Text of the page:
We know that there are radio and television waves all around us, but we do not see or feel them. Emotion, breath, ultra-violet rays, speech and other similar manifestations cannot be seen, yet they are commonplace (though we seldom think of their deeper meanings). So it should not be startling to know that there are worlds within worlds of which we usually have no inkling at all. Each grain of dust may contain universes; many conjecture that outer space holds other worlds, but these are geographical. As the awareness grows, we sometimes become distinctly aware that there are other dimensions, happening at a different rate of vibration, right here and now. When the great twentieth century sage of India, Ramana Maharshi, was asked where he would go when he died, he replied, “Where should I go? I’m here.” Such an answer is usually misunderstood, but it points to the fact that all life is here now – probably in the past and future as well as the present. Often we experience events from the past or the future, if we are the least bit advanced spiritually, but we talk ourselves out of the experience because the logical mind rejects it. It is surprising under the circumstances that we accept telegraphy, ultrasound and other non-sensory manifestations. A native of a completely isolated country might find it impossible to believe what is commonplace to us.
For one to follow the methods of this book in working toward heightened awareness – with the distinct possibility that psychic experiences will also intrude – it is necessary to empty the cup. A full cup will hold no more. Faithfully following these methods, one must suspend his likes and dislikes and be open to what occurs. Sometimes this is more difficult for the widely read intellectual than for the simpler person who has no literary background.
It should be obvious that changes do not occur in us through words. If they did, we would all come out of our Sunday visit to church as better people, having incorporated the lessons of the sermons into our lives. Lying or cheating at the office on Monday would be impossible. Is this the case? We visit analysts or therapists and pour out thousands of words of our own (we enjoy talking about ourselves and wallowing in our own miseries, and we have paid for the privilege), usually joined by admonitions of the practitioners themselves. When we feel unsatisfied, we go to someone else. Perhaps we attend numerous weekend seminars that promise enlightenment or other assurances. Do we really rise in consciousness from these encounters? Are the leaders, no matter how many degrees they hold, themselves enlightened, speaking from a state of higher consciousness? If they were, would we have to go to other consultations and seminars? Do the readings we buy at psychic fairs actually influence our future – or are they just entertainment?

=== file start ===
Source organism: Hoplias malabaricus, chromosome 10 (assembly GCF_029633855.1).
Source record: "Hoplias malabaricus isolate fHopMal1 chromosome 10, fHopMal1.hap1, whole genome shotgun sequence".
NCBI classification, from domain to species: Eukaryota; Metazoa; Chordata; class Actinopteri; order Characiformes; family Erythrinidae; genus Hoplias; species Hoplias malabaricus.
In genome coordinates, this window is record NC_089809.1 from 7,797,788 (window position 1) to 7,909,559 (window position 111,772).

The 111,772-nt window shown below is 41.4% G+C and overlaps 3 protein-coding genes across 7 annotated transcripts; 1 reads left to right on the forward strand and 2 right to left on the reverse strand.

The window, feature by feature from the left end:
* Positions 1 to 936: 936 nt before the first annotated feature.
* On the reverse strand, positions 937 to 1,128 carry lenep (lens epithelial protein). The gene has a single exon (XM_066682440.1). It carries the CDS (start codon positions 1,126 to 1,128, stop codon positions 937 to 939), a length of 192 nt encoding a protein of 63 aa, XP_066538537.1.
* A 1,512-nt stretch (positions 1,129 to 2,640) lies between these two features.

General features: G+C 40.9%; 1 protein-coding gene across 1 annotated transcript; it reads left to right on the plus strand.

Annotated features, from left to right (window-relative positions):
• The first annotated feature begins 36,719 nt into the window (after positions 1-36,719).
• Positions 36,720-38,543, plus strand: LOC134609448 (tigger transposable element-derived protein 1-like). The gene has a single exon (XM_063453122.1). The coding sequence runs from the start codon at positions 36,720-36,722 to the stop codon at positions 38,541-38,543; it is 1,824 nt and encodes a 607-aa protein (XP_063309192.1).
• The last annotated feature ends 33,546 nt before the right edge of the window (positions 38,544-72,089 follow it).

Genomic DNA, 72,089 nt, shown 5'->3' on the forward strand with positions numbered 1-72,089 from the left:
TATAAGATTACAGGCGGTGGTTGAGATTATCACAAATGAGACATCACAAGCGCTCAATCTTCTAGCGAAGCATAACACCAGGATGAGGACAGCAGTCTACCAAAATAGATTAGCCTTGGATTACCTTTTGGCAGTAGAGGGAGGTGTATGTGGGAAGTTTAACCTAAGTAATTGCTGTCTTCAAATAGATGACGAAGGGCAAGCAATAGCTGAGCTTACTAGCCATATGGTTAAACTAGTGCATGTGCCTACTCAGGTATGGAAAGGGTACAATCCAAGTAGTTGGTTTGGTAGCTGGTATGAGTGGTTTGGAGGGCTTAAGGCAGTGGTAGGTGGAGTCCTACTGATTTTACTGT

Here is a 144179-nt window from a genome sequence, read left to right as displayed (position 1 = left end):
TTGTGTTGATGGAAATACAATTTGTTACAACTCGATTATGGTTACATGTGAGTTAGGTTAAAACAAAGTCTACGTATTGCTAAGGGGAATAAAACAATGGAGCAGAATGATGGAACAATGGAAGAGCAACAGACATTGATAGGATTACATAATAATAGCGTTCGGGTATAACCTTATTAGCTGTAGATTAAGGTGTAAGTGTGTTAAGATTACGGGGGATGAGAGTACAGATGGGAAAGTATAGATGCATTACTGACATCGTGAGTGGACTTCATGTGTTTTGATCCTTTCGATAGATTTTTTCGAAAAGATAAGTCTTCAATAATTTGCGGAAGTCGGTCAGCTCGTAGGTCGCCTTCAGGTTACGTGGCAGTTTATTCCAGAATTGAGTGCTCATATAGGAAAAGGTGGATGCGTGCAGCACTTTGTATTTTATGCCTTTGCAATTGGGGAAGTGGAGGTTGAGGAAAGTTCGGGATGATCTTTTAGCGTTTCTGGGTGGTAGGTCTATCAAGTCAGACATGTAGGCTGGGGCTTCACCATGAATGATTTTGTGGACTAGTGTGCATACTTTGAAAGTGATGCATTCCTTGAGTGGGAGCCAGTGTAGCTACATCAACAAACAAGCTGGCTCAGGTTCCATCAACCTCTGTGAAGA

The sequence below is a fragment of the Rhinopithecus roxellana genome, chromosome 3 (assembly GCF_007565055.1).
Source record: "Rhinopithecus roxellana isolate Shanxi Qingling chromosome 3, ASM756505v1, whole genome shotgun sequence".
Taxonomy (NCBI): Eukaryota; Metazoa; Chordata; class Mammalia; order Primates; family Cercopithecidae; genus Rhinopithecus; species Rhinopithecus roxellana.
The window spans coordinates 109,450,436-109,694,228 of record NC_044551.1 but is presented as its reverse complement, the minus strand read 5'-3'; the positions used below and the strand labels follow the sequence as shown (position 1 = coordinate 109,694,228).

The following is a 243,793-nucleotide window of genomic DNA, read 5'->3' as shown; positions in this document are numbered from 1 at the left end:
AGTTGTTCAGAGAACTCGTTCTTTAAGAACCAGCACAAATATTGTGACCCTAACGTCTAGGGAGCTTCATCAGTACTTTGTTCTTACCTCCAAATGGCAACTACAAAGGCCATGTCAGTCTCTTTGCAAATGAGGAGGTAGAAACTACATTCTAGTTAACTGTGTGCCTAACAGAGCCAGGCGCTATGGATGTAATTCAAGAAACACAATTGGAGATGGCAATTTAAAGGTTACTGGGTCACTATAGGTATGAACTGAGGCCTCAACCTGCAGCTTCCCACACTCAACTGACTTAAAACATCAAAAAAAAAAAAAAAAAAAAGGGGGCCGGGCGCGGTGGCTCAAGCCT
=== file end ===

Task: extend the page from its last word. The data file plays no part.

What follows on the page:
Again, I must repeat, the changes do not come through words. Words are necessary in teaching us the path to follow, but we must do the work ourselves and usually in silence. If we want to play the piano, we must study hard in learning to read music and in developing finger technique. We do not just sit down at the piano and begin playing. The writer is a jazz pianist, and many people say, “Oh, I wish I could do that.” Are they willing to do the necessary preliminaries? For the jazz pianist must learn to play well and then forget everything he has learned so he can be guided inwardly as to what to play. He is not following set patterns. Most jazz pianists treat a work differently each time they play it. So the first thing necessary in aspiring to a state of heightened awareness is the willingness to work and to persevere. We are not looking for entertainment or variety; repetition is absolutely essential.
If we sincerely work toward heightened awareness, we will eventually be startled to recognize that our periods of concentration last less than a second, being constantly renewed. We had thought that these periods lasted for a considerable time and were not aware that concentration has to be constantly renewed. Similarly, a reciprocating engine (as the one in your car) hums along smoothly for hours, but the truth is that it goes through a series of explosions (spark plugs), though we are unaware of it. In the same way, in the example the Buddha gave, a man circling his arms with sticks of fire in his hands will appear to be making a complete circle of uninterrupted fire, though we know that this is not true. An illusion is created. The same thing is true of our periods of mental concentration. One solving a difficult problem may renew that concentration constantly in a seemingly uninterrupted period of deep immersion, and he may even attain a one-pointed frame of mind, much as he does in deep meditation. Nevertheless, as we attain greater awareness, we will find that this attention is being constantly renewed.
Are we aware of breathing? If we think about it, it is the one thing absolutely vital to our existence, yet we simply take it for granted. In effect, we are breathed – that is all. To one truly interested in deeper awareness, he might study the trilogy of breath, blood and spirit. In addition, the Chinese speak of Ching Chi Shen – Essence (or semen), Energy and Spirit. Eventually we may find that wisdom and energy come from the same source. We live in a vast continuum of surging vibration, encompassing both wisdom and energy. We do not have to look outside ourselves to find both. In time we may find that all life can seemingly be summarized as expansion (yang) and contraction (yin). Time, largely illusory, is the result of the juxtaposition of these two. So it is with night and day, life and death. If the winters were not so bitter, would we appreciate the beauty of the plum blossoms when they push their heads through the snow in earliest spring? asks the Japanese poet.
Being aware is sentience. Plants probably have it in a muted form; in rocks it is mostly latent. Yet the hills are vibrant with life and the trees seem to sing the glory of creation. In truth, there is nothing that is not alive, pointing to one life and one essence. Underneath the rhythmic sounds of Indian music we have the one unchanging note droning on. As we attain a heightened awareness, perhaps the music of the spheres will be heard and the earth will be felt to turn gently on its axis. The rain will bring with it hints of things to come as renewed life bursts into bloom. What a glorious outlook we may share.
*Publisher’s Notes: 1.) Justin Stone used the spelling “practise” (and variations on that spelling) in the first edition. For consistency and ease, it has been changed to “practice” throughout this edition. 2.) Justin used “vashana” in an earlier edition and this one uses “vasana.”